Discovery by Shanghai scientists inspires new plan of ATTEC for protein degradation
In a review penned weeks ago, Craig Crews — the Yale scientist credited with the discovery of PROTACs — reflected on how, in the two decades since he helped launch the field, targeted protein degradation has moved beyond the proteasome into “novel and exciting” strategies.
“For example, Lysosome Targeting Chimeras (LYTACs) harness the lysosomal degradation pathway to induce degradation of extracellular proteins and the Macroautophagy Degradation Targeting Chimera (MADTAC) platforms, AUTACs and ATTECs hijack the autophagy pathway, thus potentially enabling the targeted destruction of entire organelles and protein aggregates,” he and co-author Michael Bond wrote.
One of those approaches they spotlighted is now having a coming-out party.
Sherpa Healthcare Partners is leading the $30 million Series A for PAQ Therapeutics, which is promising to chart a different route for degrading disease-causing substrates.
CEO Nan Ji was head of chemistry at Kymera, the Atlas-backed startup whose take on protein degradation would lead into a Sanofi partnership, when he noticed a paper in Nature describing autophagosome-tethering compounds, or ATTECs, in late 2019. While the degraders he had been working on leveraged the ubiquitin-proteasome system (UPS), the authors went with the other major degradation pathway: autophagy, which literally means “self-eat.”
Specifically, the researchers figured out a way to appropriate the process by which a vesicle engulfing certain substrates, dubbed autophagosome, is formed. By pulling together an autophagosome structure and a disease-causing substrate, they could nudge the autophagosomes to gobble up those problematic molecules, in their case the protein to blame for Huntington’s disease. A good visualization exercise may be the game of Pac-Man, with the little yellow PAC head chewing up all the dots — at least that’s where PAQ would eventually get its name.
“Because autophagy is the most versatile mechanism in the human body to initiate degradation, it actually has a much wider variety of substrates that it can take care of, such as lipids, such as protein aggregates, defective mitochondria,” Nan Ji told Endpoints News.
He wasn’t alone. Coincidentally, Nest.Bio Ventures and Matrix Partners China saw potential in that technology and got in touch with the scientists at Shanghai’s Fudan University who wrote the paper to seed a spinout.
“So in that sense, this company actually speaks to the growing presence of the scientific discovery from China,” he said, adding that Boxun Lu, the scientific co-founder, “actually is trained in the US, at UPenn, and then he did his postdoc at Novartis.”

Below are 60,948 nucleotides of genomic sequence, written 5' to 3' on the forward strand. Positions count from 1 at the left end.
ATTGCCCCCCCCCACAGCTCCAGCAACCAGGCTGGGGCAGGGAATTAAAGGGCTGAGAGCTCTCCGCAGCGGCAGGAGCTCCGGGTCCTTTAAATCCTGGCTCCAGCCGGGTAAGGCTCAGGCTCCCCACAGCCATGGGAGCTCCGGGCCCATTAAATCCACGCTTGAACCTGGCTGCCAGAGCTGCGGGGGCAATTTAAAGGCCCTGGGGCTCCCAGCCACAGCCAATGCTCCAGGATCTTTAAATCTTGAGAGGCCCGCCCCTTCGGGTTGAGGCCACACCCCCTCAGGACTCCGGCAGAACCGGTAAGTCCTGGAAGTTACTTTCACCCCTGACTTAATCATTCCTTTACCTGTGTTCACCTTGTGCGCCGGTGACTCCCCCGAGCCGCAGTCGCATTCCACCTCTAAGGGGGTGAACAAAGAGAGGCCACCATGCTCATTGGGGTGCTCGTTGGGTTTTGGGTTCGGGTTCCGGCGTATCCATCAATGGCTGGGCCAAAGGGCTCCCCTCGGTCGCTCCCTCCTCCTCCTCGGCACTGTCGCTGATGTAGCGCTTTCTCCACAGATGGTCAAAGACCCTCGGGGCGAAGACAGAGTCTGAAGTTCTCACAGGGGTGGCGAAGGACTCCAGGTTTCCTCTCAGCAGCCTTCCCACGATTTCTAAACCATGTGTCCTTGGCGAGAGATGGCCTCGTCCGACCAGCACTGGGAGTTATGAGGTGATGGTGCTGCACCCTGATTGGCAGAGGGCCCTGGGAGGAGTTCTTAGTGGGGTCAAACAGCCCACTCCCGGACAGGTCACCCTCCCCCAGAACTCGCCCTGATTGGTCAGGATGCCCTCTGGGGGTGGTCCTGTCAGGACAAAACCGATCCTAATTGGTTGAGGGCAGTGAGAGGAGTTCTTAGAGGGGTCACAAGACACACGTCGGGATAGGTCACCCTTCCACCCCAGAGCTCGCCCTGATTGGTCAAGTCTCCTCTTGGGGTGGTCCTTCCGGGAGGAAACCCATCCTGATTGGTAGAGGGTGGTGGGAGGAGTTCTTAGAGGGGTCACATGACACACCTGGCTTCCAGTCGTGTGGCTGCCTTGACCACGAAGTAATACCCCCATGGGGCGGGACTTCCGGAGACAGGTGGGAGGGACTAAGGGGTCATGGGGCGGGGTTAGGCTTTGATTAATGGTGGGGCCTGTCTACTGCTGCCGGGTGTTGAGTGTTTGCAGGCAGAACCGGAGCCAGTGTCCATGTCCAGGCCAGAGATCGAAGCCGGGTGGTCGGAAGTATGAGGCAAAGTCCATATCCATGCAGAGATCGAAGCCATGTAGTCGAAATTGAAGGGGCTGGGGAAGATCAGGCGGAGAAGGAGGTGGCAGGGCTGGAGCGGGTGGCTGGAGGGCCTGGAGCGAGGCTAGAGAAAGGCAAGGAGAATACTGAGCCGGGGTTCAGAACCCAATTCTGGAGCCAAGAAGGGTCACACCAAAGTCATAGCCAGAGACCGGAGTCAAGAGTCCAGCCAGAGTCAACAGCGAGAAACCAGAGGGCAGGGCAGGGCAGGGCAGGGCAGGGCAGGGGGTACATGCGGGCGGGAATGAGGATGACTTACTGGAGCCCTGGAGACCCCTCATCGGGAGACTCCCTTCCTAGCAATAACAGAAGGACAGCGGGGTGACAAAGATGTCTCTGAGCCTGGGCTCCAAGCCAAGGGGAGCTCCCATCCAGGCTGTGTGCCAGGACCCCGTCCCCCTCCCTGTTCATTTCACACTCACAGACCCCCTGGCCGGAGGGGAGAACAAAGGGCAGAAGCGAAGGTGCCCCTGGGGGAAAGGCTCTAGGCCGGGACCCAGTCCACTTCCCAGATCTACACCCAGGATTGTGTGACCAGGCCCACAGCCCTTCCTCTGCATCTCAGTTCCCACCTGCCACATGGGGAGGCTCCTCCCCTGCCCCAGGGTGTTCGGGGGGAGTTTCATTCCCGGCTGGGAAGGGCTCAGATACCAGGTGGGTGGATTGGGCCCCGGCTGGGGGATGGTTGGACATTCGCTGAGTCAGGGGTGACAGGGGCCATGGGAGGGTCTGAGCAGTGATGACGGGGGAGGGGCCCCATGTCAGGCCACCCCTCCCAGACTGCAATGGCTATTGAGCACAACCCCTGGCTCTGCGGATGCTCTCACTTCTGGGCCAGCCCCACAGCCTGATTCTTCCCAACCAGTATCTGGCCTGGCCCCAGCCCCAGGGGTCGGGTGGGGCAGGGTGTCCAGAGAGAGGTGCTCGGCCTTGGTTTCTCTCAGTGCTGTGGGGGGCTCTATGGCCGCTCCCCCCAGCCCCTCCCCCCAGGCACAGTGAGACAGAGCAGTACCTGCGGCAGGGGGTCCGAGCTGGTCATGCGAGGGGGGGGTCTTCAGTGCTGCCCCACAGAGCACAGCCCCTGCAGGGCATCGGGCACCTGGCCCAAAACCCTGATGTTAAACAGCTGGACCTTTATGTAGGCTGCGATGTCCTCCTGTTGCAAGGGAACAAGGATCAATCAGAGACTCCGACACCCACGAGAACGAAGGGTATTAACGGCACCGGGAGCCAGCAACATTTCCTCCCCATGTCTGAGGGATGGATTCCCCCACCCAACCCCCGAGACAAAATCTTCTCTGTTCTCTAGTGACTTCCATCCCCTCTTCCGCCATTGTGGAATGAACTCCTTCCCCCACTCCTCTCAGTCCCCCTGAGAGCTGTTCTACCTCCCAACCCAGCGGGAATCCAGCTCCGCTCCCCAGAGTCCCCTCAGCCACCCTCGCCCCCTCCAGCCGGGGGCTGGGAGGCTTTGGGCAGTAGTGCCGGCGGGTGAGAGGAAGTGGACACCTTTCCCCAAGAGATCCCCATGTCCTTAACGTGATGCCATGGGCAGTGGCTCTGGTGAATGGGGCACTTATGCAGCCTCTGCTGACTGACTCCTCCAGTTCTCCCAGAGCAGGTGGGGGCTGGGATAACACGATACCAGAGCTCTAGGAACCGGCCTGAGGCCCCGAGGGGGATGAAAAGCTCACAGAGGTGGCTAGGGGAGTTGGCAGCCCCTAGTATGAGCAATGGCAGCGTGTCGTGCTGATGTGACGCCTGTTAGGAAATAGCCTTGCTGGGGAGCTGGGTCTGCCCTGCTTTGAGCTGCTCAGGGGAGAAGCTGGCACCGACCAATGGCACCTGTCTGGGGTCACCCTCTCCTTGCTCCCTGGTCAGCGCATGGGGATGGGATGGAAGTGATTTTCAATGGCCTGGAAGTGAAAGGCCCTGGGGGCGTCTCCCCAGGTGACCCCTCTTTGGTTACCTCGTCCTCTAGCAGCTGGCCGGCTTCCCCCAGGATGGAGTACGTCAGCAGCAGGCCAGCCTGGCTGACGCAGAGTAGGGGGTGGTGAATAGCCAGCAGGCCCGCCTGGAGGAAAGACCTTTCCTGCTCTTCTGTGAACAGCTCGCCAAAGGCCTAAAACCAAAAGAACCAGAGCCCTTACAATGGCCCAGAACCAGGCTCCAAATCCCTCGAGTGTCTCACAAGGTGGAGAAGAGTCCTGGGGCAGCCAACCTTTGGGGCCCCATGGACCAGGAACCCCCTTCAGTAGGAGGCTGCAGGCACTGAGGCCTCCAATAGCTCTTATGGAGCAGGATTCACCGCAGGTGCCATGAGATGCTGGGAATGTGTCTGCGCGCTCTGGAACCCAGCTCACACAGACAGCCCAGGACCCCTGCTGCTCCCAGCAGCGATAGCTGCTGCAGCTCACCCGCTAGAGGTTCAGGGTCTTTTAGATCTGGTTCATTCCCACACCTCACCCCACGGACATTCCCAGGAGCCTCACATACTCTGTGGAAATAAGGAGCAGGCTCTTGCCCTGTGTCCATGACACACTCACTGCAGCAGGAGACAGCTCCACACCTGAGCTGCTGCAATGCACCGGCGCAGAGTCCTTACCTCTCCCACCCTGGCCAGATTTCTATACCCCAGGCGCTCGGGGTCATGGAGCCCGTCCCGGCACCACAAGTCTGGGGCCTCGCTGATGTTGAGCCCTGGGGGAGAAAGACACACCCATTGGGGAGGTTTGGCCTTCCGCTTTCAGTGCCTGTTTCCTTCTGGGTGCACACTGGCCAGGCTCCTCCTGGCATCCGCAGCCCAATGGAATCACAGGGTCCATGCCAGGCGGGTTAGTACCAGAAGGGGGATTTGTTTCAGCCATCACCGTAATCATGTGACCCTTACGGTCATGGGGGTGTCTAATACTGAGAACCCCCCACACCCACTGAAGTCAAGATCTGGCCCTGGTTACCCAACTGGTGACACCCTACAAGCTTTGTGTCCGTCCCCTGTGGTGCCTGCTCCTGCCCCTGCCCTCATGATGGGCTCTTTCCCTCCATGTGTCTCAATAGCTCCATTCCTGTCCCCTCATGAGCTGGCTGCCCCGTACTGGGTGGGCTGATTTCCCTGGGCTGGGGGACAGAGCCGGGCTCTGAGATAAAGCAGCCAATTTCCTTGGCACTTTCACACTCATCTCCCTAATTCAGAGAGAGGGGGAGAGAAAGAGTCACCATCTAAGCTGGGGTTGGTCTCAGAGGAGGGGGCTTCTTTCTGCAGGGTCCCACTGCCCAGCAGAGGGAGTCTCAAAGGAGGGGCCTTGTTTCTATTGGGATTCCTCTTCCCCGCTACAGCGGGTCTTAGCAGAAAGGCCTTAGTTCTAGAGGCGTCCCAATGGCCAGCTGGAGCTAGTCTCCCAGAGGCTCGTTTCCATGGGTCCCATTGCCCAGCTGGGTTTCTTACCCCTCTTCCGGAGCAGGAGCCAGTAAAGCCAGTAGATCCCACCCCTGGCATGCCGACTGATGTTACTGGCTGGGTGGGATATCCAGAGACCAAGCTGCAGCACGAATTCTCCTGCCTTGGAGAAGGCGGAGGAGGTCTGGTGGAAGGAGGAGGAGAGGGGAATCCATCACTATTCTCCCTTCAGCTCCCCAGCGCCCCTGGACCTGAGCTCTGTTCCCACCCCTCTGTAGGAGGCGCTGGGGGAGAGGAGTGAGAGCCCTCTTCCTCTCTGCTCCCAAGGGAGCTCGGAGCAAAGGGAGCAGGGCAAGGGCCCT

Ji, who shares a similar background (he got his bachelor’s at Peking University before pursuing a PhD at Harvard), was recruited to be CEO about a year ago.
As the protein degradation space booms, diversity is also growing. Intrigued by the possibility of completely flushing out, and not just blocking, mutant or excessive molecules that cause disease, Big Pharma and VCs have wagered big on all sorts of new technologies. Some players are staking their names on new E3 ligases while others bank on different ways to recruit the proteins for disposal, such as molecular glues or monovalent binders. Carolyn Bertozzi and Versant have teamed up at Lycia Therapeutics to pursue LYTACs, which leverages the lysosome to degrade extracellular proteins (whereas PROTACs can only get rid of intracellular ones).
Working with a small team of six in the Boston/Cambridge area, Ji thinks of the company as global with a network of CRO and three scientific advisors: David Rubinsztein, professor of molecular neurogenetics at the University of Cambridge; Jared Rutter, a cancer researcher at the University of Utah; and Jin-Quan Yu at Scripps.
The Series A cash, which also came from Huagai Capital, MSA Capital and MRL Ventures Fund, is expected to push the lead candidate for an unspecified genetic neurodegenerative disorder into preclinical development. Two other programs are being lined up, and the hope is to be in the clinic within three years. But Ji is also realistic.
“We do expect there are gonna be challenges along the way,” he said. “We have to build assays, we have to build know-hows. It could take us longer but we are ready.”